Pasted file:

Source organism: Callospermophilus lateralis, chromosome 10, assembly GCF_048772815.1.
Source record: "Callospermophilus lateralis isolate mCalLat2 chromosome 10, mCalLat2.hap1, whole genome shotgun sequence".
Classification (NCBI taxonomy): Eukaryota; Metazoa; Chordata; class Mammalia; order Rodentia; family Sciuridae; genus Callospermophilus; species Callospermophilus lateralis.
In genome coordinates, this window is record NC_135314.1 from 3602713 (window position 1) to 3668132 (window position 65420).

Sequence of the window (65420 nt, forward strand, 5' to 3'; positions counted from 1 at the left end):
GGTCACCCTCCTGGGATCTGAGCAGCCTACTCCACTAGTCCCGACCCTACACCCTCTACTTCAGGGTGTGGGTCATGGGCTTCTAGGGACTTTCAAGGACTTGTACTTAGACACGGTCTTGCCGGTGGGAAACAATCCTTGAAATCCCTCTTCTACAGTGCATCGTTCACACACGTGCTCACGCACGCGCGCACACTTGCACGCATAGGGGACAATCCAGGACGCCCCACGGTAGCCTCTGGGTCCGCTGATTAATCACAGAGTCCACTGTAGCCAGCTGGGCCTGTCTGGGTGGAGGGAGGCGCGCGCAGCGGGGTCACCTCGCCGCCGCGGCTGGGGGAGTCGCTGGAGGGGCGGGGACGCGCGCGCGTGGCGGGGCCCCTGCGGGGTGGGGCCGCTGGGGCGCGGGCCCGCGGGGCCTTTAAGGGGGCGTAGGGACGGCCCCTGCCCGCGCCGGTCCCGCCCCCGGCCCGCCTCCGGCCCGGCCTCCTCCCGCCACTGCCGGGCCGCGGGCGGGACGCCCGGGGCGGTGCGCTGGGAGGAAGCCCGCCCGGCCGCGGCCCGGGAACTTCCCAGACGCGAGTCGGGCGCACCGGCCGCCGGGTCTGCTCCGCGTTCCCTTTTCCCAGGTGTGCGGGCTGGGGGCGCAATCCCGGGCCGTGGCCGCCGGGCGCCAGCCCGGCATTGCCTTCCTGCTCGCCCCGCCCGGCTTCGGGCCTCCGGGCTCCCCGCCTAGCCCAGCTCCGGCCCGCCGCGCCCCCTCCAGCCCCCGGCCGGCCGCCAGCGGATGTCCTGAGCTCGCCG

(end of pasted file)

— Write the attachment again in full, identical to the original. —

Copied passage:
Source organism: Callospermophilus lateralis, chromosome 10, assembly GCF_048772815.1.
Source record: "Callospermophilus lateralis isolate mCalLat2 chromosome 10, mCalLat2.hap1, whole genome shotgun sequence".
Classification (NCBI taxonomy): Eukaryota; Metazoa; Chordata; class Mammalia; order Rodentia; family Sciuridae; genus Callospermophilus; species Callospermophilus lateralis.
In genome coordinates, this window is record NC_135314.1 from 3602713 (window position 1) to 3668132 (window position 65420).

Sequence of the window (65420 nt, forward strand, 5' to 3'; positions counted from 1 at the left end):
GGTCACCCTCCTGGGATCTGAGCAGCCTACTCCACTAGTCCCGACCCTACACCCTCTACTTCAGGGTGTGGGTCATGGGCTTCTAGGGACTTTCAAGGACTTGTACTTAGACACGGTCTTGCCGGTGGGAAACAATCCTTGAAATCCCTCTTCTACAGTGCATCGTTCACACACGTGCTCACGCACGCGCGCACACTTGCACGCATAGGGGACAATCCAGGACGCCCCACGGTAGCCTCTGGGTCCGCTGATTAATCACAGAGTCCACTGTAGCCAGCTGGGCCTGTCTGGGTGGAGGGAGGCGCGCGCAGCGGGGTCACCTCGCCGCCGCGGCTGGGGGAGTCGCTGGAGGGGCGGGGACGCGCGCGCGTGGCGGGGCCCCTGCGGGGTGGGGCCGCTGGGGCGCGGGCCCGCGGGGCCTTTAAGGGGGCGTAGGGACGGCCCCTGCCCGCGCCGGTCCCGCCCCCGGCCCGCCTCCGGCCCGGCCTCCTCCCGCCACTGCCGGGCCGCGGGCGGGACGCCCGGGGCGGTGCGCTGGGAGGAAGCCCGCCCGGCCGCGGCCCGGGAACTTCCCAGACGCGAGTCGGGCGCACCGGCCGCCGGGTCTGCTCCGCGTTCCCTTTTCCCAGGTGTGCGGGCTGGGGGCGCAATCCCGGGCCGTGGCCGCCGGGCGCCAGCCCGGCATTGCCTTCCTGCTCGCCCCGCCCGGCTTCGGGCCTCCGGGCTCCCCGCCTAGCCCAGCTCCGGCCCGCCGCGCCCCCTCCAGCCCCCGGCCGGCCGCCAGCGGATGTCCTGAGCTCGCCG